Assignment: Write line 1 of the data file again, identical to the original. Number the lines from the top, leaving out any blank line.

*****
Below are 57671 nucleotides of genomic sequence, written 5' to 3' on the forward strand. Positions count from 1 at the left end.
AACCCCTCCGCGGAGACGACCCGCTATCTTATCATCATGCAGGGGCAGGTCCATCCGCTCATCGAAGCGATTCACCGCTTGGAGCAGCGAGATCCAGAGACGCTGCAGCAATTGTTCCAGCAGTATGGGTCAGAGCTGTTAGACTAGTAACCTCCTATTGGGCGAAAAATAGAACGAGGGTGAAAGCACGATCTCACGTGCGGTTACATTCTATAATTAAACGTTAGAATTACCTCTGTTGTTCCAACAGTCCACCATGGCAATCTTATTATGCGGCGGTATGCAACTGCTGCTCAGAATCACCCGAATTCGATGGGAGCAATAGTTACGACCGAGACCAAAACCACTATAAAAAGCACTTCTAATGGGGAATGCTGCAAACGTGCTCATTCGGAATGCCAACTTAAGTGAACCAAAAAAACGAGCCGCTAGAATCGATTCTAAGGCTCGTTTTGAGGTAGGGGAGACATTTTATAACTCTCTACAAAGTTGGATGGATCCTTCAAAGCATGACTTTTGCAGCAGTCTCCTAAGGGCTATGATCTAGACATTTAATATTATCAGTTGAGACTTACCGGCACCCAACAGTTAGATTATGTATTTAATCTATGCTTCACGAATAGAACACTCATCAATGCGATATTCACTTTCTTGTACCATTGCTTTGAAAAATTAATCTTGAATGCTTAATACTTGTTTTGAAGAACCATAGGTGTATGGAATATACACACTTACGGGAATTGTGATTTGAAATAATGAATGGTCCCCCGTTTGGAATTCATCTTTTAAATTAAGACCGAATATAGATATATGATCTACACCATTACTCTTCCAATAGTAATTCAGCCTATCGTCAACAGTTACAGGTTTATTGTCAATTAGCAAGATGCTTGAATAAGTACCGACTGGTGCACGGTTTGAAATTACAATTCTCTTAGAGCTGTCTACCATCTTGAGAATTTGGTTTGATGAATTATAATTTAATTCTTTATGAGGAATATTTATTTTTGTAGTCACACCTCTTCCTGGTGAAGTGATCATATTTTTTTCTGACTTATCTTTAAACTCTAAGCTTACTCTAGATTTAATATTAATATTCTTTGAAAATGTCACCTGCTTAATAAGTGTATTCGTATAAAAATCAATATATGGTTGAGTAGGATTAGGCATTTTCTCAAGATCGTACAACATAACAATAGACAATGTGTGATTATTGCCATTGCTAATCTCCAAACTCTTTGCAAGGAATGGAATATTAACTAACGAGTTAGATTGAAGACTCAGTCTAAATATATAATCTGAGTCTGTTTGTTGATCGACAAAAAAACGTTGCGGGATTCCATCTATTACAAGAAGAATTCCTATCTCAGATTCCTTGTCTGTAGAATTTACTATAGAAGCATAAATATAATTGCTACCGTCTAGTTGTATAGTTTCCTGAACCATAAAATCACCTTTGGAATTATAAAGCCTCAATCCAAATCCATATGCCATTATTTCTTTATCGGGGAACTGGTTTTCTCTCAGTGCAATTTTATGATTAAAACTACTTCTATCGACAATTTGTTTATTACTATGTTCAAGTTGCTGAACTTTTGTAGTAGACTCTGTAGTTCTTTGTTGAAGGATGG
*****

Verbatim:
Below are 57671 nucleotides of genomic sequence, written 5' to 3' on the forward strand. Positions count from 1 at the left end.